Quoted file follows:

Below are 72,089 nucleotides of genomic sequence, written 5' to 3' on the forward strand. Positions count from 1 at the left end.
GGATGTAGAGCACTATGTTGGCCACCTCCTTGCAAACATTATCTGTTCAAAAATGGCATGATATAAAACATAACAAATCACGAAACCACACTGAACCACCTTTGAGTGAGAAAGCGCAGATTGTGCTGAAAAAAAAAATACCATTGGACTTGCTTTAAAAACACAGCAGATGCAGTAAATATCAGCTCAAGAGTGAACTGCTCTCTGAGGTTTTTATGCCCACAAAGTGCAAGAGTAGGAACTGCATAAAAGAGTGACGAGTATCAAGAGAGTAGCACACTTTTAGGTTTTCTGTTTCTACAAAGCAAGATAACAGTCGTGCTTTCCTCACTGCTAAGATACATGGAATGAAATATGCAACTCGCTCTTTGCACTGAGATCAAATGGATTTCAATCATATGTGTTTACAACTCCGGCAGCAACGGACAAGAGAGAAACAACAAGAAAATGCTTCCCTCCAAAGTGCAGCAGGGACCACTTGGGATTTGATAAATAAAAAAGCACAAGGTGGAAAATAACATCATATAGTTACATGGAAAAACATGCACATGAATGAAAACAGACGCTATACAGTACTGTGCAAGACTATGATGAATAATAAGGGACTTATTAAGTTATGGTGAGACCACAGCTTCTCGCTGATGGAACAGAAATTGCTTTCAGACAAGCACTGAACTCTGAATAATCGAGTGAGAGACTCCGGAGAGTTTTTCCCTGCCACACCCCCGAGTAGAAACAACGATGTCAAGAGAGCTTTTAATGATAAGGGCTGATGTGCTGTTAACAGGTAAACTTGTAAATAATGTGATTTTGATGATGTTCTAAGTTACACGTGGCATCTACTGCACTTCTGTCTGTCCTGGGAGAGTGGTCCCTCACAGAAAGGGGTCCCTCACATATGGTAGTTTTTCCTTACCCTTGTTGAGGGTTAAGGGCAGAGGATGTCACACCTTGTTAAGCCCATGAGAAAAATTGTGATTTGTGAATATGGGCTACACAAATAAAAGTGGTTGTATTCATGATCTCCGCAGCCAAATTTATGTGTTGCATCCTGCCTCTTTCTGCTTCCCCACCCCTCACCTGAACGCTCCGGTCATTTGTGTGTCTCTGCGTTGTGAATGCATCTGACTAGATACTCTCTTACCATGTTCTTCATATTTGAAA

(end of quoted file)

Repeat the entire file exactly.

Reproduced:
Below are 72,089 nucleotides of genomic sequence, written 5' to 3' on the forward strand. Positions count from 1 at the left end.
GGATGTAGAGCACTATGTTGGCCACCTCCTTGCAAACATTATCTGTTCAAAAATGGCATGATATAAAACATAACAAATCACGAAACCACACTGAACCACCTTTGAGTGAGAAAGCGCAGATTGTGCTGAAAAAAAAAATACCATTGGACTTGCTTTAAAAACACAGCAGATGCAGTAAATATCAGCTCAAGAGTGAACTGCTCTCTGAGGTTTTTATGCCCACAAAGTGCAAGAGTAGGAACTGCATAAAAGAGTGACGAGTATCAAGAGAGTAGCACACTTTTAGGTTTTCTGTTTCTACAAAGCAAGATAACAGTCGTGCTTTCCTCACTGCTAAGATACATGGAATGAAATATGCAACTCGCTCTTTGCACTGAGATCAAATGGATTTCAATCATATGTGTTTACAACTCCGGCAGCAACGGACAAGAGAGAAACAACAAGAAAATGCTTCCCTCCAAAGTGCAGCAGGGACCACTTGGGATTTGATAAATAAAAAAGCACAAGGTGGAAAATAACATCATATAGTTACATGGAAAAACATGCACATGAATGAAAACAGACGCTATACAGTACTGTGCAAGACTATGATGAATAATAAGGGACTTATTAAGTTATGGTGAGACCACAGCTTCTCGCTGATGGAACAGAAATTGCTTTCAGACAAGCACTGAACTCTGAATAATCGAGTGAGAGACTCCGGAGAGTTTTTCCCTGCCACACCCCCGAGTAGAAACAACGATGTCAAGAGAGCTTTTAATGATAAGGGCTGATGTGCTGTTAACAGGTAAACTTGTAAATAATGTGATTTTGATGATGTTCTAAGTTACACGTGGCATCTACTGCACTTCTGTCTGTCCTGGGAGAGTGGTCCCTCACAGAAAGGGGTCCCTCACATATGGTAGTTTTTCCTTACCCTTGTTGAGGGTTAAGGGCAGAGGATGTCACACCTTGTTAAGCCCATGAGAAAAATTGTGATTTGTGAATATGGGCTACACAAATAAAAGTGGTTGTATTCATGATCTCCGCAGCCAAATTTATGTGTTGCATCCTGCCTCTTTCTGCTTCCCCACCCCTCACCTGAACGCTCCGGTCATTTGTGTGTCTCTGCGTTGTGAATGCATCTGACTAGATACTCTCTTACCATGTTCTTCATATTTGAAA